Lenders are not swayed by the provisions of divorce agreements when mortgages fall into arrears. This means that divorced spouses may find themselves responsible for bringing delinquent home loans up to date months or even years after signing quitclaim deeds. These delinquent payments can also be ruinous to credit scores and make future borrowing extremely difficult. Spouses who wish to avoid such situations should ensure that all joint loans secured by property are satisfied before ceding their ownership rights to those properties.

First 3 steps in dividing the family business through divorce

Separating a shared house, children, bank accounts and pets is challenging enough. If you’ve got your own business, a divorce can take a huge piece of it.

Here are the first three steps that determine how a small business will be handled in a divorce.

Divorce and dividing assets

Addressing the division of assets in a divorce can be a contentious issue. However, before Georgia couples agree to any terms regarding how their assets are to be split, it is important that they first consider the tax ramifications of their decisions.

Wanting to maintain ownership of the family home after the divorce is not an unusual occurrence. In fact, spouses may agree to not pursue their portion of other types of assets, such as their share of the ex-spouse's retirement funds, in order to have ownership of the home. But thanks to changes in the tax laws, owning the home may be more expensive than they thought.

How custody is awarded in an immigration case

Roughly 20 percent of children are being raised by an extended family member who is an immigrant, according to a new report. In many cases, aunts, uncles and grandparents are raising children in Georgia because their parents were deported. Therefore, they may face the challenge of raising a minor who is emotionally scarred. They may also face the challenge of raising a child with inadequate financial and other resources.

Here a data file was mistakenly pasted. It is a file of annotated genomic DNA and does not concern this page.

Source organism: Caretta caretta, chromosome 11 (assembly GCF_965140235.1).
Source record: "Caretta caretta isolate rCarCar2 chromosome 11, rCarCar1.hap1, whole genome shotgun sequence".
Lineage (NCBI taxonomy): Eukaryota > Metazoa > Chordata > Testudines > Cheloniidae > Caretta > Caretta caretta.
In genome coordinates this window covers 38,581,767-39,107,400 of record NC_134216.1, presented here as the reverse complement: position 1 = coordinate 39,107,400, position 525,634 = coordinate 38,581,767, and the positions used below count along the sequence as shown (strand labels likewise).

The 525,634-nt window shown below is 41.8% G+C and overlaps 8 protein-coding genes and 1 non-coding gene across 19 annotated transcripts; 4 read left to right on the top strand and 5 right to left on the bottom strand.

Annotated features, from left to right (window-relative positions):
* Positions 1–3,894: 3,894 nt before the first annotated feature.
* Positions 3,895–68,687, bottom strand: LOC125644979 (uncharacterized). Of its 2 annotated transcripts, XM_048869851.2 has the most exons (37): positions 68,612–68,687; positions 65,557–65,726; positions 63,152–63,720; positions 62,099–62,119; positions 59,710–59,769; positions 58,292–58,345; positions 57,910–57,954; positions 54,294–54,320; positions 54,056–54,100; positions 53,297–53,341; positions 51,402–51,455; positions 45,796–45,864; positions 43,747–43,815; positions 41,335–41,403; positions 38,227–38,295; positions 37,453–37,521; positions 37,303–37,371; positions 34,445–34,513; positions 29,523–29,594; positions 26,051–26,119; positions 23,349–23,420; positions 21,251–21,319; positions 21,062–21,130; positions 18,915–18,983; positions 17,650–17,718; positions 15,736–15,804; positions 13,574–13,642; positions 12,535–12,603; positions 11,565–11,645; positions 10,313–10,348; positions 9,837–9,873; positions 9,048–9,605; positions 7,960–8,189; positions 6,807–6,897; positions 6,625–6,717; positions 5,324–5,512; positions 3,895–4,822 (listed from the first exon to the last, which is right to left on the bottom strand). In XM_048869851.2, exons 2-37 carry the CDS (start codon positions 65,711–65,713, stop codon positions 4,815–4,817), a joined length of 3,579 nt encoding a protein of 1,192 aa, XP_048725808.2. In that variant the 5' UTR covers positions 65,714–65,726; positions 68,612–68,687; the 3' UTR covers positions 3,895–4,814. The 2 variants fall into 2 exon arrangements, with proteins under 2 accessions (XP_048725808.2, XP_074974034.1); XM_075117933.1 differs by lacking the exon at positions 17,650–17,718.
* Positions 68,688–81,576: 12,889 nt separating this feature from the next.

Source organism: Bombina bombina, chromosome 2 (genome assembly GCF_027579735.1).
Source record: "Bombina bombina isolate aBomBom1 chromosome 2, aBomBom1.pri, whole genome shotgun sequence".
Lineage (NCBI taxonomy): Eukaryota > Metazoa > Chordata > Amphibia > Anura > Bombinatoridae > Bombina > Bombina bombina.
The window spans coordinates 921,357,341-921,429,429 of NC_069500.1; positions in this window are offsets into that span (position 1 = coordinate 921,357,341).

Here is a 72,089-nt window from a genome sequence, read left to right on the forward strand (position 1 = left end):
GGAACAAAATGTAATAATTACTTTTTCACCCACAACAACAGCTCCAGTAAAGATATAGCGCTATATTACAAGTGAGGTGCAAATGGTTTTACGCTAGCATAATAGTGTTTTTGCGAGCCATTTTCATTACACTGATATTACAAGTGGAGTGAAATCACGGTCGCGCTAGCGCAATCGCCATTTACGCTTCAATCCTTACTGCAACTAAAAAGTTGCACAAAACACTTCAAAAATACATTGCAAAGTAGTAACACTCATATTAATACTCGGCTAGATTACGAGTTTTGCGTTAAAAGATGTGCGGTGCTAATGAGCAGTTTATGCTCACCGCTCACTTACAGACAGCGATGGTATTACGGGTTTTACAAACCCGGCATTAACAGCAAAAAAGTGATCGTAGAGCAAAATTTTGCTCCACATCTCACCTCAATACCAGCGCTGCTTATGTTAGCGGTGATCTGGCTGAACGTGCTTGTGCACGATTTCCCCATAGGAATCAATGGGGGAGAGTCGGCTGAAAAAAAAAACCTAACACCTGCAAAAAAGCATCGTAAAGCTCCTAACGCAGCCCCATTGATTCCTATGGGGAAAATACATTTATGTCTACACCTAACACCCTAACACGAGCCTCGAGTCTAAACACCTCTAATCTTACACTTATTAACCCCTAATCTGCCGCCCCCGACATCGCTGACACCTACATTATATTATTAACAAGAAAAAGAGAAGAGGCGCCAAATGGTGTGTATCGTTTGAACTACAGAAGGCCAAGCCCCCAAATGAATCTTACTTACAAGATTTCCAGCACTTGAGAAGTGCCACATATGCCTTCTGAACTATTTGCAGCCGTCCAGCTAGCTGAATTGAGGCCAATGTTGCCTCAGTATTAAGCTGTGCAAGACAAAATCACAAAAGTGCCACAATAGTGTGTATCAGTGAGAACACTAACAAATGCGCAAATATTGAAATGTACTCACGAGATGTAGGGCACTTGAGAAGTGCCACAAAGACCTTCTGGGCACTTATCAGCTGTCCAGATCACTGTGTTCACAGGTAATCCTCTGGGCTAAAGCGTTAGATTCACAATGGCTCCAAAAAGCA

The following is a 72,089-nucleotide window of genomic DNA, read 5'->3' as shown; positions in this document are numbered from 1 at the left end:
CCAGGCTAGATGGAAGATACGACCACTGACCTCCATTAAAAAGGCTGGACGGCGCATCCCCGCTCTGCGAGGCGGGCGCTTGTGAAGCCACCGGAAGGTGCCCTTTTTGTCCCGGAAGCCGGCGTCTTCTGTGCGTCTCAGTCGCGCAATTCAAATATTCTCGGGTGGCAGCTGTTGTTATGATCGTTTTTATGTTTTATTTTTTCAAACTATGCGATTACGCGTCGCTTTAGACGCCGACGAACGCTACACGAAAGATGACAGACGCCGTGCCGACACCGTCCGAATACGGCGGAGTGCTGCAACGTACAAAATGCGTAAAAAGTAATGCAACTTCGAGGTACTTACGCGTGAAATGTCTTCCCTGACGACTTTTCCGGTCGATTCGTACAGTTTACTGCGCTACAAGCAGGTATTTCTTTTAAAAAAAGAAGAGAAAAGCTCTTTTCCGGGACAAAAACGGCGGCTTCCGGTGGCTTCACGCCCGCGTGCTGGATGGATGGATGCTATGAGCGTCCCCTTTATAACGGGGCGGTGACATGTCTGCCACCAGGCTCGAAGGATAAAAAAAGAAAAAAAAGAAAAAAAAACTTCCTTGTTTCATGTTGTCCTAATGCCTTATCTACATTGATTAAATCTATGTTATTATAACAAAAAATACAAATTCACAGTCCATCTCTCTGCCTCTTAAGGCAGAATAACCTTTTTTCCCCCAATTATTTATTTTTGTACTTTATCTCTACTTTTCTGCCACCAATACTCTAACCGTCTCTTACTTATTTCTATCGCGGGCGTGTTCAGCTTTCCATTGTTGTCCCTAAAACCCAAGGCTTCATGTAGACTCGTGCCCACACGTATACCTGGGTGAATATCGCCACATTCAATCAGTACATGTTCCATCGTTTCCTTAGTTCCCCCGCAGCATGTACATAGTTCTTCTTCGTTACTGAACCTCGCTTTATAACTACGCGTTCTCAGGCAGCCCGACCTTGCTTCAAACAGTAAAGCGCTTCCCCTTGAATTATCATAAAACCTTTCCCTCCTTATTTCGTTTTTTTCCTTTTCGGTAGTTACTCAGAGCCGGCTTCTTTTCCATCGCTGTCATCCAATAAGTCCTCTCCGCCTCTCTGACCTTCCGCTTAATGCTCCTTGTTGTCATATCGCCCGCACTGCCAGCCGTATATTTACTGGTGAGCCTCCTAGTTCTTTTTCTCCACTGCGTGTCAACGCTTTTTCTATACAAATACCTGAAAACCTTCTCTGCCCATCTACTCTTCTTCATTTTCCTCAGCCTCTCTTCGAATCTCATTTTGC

Some state governments have taken steps to help parents retain custody of their children or otherwise provide for them if the parents are deported. A Maryland law allows parents to name a guardian for their children if they are deported. However, they would still retain control of the children. Furthermore, parents still have control over their children until an event such as a deportation occurs.

Alimony, retirement accounts major issues in gray divorce

Retirement accounts are often an important issue for Georgia couples who divorce later in life after the age of 50. The end of 2018 marks a time of significant change regarding how divorced couples will handle their taxes. Among the biggest differences is that after January 1, 2019, tax regulations will no longer allow deductions for alimony payments, and payments will no longer count as income for the person receiving them. Some observers had predicted that the change would lead to a rush of divorce settlements during 2018.

That rush has not occurred, though, according to a divorce attorney who practices in New York. He said it seems like people are ready to live with the new rules. It may be that determining the dollar value and timing of alimony payments is simpler than deciding where the money will come from and how the parties will prepare for tax consequences. In most cases, even in high-asset divorces, the two most valuable assets tend to be the retirement accounts and the house.

Friends may be the spark a person needs to get divorced

A Georgia resident who is on the fence about getting divorced may be silently encouraged to separate by their friends. If friends have already gone through divorce, one might see that separation can be a way to move forward as opposed to a bad way to end a relationship. Individuals may look even more favorably on divorce if a friend's split was amicable or relatively free of drama.

The chances that a person gets divorced after seeing a friend or family member do so depends on many factors. For instance, a person is 147 percent more likely to divorce if multiple people in their social circles have done so. If a sibling gets divorced, an individual is 22 percent more likely to follow suit. It is important to note that these people who are influenced to divorce are likely in unhappy marriages to begin with.